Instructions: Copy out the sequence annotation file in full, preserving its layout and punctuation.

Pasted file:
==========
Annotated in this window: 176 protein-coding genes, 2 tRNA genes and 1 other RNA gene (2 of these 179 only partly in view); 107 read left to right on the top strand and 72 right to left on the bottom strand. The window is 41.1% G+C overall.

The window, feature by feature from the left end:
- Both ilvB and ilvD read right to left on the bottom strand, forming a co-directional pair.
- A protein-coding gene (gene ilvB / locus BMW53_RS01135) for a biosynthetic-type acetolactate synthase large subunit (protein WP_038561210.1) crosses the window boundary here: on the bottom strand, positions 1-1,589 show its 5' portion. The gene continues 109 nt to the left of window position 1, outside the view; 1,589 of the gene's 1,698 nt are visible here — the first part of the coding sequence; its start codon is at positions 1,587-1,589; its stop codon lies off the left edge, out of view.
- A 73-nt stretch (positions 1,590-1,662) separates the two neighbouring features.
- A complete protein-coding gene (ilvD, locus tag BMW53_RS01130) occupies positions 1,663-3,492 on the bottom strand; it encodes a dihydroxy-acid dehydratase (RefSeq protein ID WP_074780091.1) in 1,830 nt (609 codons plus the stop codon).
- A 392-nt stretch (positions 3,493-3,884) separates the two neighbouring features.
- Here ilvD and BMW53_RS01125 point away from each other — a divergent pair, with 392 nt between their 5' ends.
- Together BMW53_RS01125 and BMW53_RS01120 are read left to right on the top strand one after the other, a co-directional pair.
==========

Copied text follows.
Annotated in this window: 176 protein-coding genes, 2 tRNA genes and 1 other RNA gene (2 of these 179 only partly in view); 107 read left to right on the top strand and 72 right to left on the bottom strand. The window is 41.1% G+C overall.

The window, feature by feature from the left end:
- Both ilvB and ilvD read right to left on the bottom strand, forming a co-directional pair.
- A protein-coding gene (gene ilvB / locus BMW53_RS01135) for a biosynthetic-type acetolactate synthase large subunit (protein WP_038561210.1) crosses the window boundary here: on the bottom strand, positions 1-1,589 show its 5' portion. The gene continues 109 nt to the left of window position 1, outside the view; 1,589 of the gene's 1,698 nt are visible here — the first part of the coding sequence; its start codon is at positions 1,587-1,589; its stop codon lies off the left edge, out of view.
- A 73-nt stretch (positions 1,590-1,662) separates the two neighbouring features.
- A complete protein-coding gene (ilvD, locus tag BMW53_RS01130) occupies positions 1,663-3,492 on the bottom strand; it encodes a dihydroxy-acid dehydratase (RefSeq protein ID WP_074780091.1) in 1,830 nt (609 codons plus the stop codon).
- A 392-nt stretch (positions 3,493-3,884) separates the two neighbouring features.
- Here ilvD and BMW53_RS01125 point away from each other — a divergent pair, with 392 nt between their 5' ends.
- Together BMW53_RS01125 and BMW53_RS01120 are read left to right on the top strand one after the other, a co-directional pair.